On Thursday, mission commanders announced that NASA's Kepler Space Telescope mission was primed and ready for launch, on the 5th of March, 2009. It took a lot of effort to get here, but now the most recent tool of scouting the Universe for Earth-like, inhabitable planets is ready for deployment. According to the space agency, the instrument will have a range of 3,000 light-years, which means that it has great chances of discovering planets similar to our own in this area.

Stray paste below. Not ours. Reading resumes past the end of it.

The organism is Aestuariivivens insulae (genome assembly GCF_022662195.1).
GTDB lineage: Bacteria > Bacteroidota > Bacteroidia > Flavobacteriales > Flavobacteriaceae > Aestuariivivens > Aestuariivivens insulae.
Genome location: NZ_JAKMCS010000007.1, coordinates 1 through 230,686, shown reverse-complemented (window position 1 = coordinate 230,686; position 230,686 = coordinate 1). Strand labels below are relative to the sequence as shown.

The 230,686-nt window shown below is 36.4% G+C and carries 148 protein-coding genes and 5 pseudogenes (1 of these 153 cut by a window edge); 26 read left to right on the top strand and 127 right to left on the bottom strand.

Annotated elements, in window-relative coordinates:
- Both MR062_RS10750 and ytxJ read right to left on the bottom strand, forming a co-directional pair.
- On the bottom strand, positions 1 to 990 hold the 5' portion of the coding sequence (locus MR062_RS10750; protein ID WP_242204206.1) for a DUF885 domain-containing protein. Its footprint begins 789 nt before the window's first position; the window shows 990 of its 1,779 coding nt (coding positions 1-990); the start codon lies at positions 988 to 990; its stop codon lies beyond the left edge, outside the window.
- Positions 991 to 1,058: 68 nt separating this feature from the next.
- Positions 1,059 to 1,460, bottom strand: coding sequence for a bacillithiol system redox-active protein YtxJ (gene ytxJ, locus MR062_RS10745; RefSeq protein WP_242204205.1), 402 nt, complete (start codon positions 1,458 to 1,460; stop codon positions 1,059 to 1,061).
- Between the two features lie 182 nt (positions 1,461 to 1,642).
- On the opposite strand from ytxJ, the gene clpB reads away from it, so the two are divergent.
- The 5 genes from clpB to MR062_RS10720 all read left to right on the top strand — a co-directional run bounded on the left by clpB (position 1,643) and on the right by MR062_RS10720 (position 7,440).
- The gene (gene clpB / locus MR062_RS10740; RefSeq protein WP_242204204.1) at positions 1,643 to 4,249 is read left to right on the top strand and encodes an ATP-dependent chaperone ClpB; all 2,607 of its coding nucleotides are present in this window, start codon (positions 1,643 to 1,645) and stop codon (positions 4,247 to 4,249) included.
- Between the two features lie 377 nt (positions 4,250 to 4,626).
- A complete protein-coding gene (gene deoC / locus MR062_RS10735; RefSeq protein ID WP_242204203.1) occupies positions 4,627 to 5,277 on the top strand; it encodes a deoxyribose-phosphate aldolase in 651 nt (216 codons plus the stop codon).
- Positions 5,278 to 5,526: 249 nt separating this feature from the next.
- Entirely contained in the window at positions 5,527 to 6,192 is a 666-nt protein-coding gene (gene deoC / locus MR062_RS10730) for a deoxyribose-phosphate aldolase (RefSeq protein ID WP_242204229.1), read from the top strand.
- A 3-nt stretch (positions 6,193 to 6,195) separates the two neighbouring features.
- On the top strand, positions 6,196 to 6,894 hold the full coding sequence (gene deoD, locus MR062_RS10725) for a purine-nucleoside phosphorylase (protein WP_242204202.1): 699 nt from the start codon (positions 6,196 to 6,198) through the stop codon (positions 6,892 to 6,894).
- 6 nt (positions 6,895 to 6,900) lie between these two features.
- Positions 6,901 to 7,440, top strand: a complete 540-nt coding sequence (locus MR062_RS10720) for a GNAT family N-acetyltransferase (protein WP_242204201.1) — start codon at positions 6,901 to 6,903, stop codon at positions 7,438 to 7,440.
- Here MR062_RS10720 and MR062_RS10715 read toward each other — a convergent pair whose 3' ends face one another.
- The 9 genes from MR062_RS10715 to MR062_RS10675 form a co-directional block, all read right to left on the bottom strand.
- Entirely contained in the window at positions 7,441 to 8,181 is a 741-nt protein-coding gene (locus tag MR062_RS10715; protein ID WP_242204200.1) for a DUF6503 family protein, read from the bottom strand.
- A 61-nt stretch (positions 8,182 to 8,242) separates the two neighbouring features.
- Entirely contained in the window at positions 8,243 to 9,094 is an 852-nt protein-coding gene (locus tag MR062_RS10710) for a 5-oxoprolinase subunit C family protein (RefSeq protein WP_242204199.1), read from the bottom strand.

“We're only two weeks from launch and there's a lot of activities going on down at the Kennedy Space Center right now,” the director of NASA Headquarters' Astrophysics Division in Washington, Jon Morse, says. The new spacecraft is scheduled to leave the Earth carried by a Delta II rocket, which will blast off from the Cape Canaveral Air Force Station in Florida. “Most of these planets do not have Earth-like sizes or orbits. I call it our planetary census-taker,” he adds.
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